Making my lessons enjoyable isn’t my number one priority when teaching in the classroom. Or my number two. I’m not even sure it is third on the list. However, despite teaching in a fairly traditional and ‘boring’ way, I think it would be fair to say that most students I teach do enjoy the majority of their maths lessons.

I teach in a traditional and consistent style. Most of my lessons look the same- a starter or quiz lasting 10-15 minutes recapping a range of previous topics that have been covered so far in the year, an introduction or reintroduction as appropriate of the concepts being learnt and practised in the lesson, some modelling, independent practise (often in silence) with me circulating and discussing answers with students and identifying any common misconceptions, more modelling if required, and possibly a final question to check what students can do at the end of the lesson (note I write what they can do, not what they have learnt). The lessons feature lots of mini whiteboard work so that students can’t ‘opt-out of thinking’ and lots of questioning. I don’t use many of the ‘gimmicks’ or ‘hooks’ that some teachers choose to and I believe in the value of didatic teaching methods. I am unashamedly strict with my classes whilst simultaneously being warm with them. I rely on my personality and ‘humour’ (very much of the cringeworthy/dad variety) and try to inject a lot of energy and life into most of my lessons.

I am by no means perfect at any of this and, some days I am certainly not as good as I want to be. However, this is what I strive towards each lesson of each day.

I am not claiming this is a better or worse style of teaching than other methods (in terms of content learnt over time). My aim is to argue that this fairly traditional style of teaching isn’t ‘boring’ or ‘unenjoyable’ for students (though, even if it was I would still be inclined to teach this way as I do consider it to be the optimal method).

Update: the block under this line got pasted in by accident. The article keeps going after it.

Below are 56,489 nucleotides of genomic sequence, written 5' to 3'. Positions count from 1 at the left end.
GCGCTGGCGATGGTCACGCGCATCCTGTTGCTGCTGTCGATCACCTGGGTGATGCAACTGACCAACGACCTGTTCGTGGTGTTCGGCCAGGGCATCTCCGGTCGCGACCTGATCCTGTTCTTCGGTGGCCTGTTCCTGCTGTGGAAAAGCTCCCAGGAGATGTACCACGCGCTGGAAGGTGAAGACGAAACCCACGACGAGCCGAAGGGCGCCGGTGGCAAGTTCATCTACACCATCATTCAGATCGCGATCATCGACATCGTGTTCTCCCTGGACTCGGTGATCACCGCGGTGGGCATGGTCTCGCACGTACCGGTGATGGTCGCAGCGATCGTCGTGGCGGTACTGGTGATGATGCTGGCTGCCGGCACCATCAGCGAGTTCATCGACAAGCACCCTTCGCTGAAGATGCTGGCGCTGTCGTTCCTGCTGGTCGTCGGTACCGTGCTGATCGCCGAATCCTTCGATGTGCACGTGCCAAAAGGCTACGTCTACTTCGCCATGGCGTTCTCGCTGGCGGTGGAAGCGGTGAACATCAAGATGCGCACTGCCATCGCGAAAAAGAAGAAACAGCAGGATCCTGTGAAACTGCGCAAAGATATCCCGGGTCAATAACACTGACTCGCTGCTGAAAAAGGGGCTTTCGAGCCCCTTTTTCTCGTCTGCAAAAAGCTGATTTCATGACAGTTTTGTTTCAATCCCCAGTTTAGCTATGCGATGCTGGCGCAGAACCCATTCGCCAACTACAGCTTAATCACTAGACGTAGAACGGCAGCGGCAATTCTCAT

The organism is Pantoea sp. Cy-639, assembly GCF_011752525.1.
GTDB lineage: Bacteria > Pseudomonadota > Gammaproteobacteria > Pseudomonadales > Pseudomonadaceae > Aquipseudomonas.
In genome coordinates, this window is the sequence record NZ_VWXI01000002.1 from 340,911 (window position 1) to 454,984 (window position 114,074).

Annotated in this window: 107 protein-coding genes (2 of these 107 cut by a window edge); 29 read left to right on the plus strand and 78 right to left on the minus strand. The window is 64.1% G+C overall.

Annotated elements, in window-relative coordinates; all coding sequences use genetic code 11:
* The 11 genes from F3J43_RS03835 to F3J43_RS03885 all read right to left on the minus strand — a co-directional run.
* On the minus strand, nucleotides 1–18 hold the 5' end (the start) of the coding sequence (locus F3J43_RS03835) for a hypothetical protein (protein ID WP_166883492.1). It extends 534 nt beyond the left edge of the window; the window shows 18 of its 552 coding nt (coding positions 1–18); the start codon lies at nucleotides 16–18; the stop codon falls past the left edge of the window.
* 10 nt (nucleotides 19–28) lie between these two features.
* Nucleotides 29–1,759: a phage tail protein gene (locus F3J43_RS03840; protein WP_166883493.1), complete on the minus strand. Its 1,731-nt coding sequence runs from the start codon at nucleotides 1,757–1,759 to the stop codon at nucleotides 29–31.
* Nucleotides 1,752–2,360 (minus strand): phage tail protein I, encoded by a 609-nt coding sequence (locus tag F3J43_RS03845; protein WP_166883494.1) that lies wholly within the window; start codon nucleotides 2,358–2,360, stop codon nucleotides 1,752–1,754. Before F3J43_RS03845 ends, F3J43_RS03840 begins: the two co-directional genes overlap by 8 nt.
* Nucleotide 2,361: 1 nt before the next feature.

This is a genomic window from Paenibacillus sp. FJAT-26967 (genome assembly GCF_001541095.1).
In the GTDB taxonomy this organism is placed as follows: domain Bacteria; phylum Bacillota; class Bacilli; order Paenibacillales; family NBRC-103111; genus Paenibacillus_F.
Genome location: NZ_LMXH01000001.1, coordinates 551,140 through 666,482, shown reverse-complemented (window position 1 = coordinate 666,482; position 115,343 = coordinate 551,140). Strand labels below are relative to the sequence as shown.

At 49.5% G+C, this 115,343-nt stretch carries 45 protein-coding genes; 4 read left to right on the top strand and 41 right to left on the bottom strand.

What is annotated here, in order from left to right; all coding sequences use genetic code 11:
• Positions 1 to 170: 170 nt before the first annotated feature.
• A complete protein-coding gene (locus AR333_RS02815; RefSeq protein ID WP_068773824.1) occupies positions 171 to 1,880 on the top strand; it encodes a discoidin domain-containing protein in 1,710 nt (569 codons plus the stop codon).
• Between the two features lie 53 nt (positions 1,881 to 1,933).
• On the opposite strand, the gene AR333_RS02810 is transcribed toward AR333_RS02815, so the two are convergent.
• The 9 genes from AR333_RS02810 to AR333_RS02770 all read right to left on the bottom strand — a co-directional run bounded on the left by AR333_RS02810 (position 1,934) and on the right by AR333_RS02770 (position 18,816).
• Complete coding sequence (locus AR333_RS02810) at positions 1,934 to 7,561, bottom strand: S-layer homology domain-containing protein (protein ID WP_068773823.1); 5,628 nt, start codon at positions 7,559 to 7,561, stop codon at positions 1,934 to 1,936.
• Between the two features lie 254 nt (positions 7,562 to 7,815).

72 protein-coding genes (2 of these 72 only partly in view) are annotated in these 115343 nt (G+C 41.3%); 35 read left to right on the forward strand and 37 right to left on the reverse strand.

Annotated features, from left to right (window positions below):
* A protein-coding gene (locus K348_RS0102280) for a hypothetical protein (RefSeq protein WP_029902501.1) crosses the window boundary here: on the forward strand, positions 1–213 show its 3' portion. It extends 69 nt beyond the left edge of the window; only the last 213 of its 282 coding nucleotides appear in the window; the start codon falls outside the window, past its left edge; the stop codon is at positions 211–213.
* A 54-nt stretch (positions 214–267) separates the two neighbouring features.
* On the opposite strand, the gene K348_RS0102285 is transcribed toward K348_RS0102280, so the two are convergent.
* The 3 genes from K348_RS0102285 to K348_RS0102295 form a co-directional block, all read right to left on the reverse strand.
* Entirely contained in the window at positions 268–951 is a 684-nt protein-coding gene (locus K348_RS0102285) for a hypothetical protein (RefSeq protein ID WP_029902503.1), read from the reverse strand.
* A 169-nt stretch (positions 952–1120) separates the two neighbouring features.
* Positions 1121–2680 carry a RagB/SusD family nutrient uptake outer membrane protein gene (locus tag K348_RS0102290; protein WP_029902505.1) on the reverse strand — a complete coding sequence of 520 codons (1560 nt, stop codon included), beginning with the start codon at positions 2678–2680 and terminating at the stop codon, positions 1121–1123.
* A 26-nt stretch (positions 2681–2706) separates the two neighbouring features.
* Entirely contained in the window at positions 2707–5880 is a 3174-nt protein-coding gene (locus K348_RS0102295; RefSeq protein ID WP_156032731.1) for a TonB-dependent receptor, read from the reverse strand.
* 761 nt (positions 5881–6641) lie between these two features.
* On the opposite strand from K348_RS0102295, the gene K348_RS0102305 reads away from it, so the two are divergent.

Some thoughts about why this is the case:

  • Progress– students enjoy making progress. They enjoy being able to do things they couldn’t previously do and gaining confidence as they begin to master their subject. Genuine and precise praise is clearly important for this, as is reminding them of how far they have come.
  • Relationships- these are one of the keys to to any teacher’s success. Building up strong relationships, getting ‘buy in’ and gaining the trust from students, whatever the teaching methods used will lead to students enjoying lessons, irrespective of the style of teaching used, whether ‘traditional’, ‘progressive’ or anything in between.
  • Enthusiasm– same as above- if a teacher is suitably enthusiastic, the style of teaching and the structure of lessons fades into insignificance. Students enjoy having enthusiastic teachers, however they teach.
  • Structure-having taught in both a ‘challenging’ inner city school in the UK and an extremely high performing international school, I believe that despite protestations that some students might make, almost all students prefer structure and clear boundaries (in my experience this is especially the case with boys but this is both a generalisation and purely anecdotal). A ‘traditional’ teaching style goes hand in hand with such an approach and provides students with an environment in which they can thrive.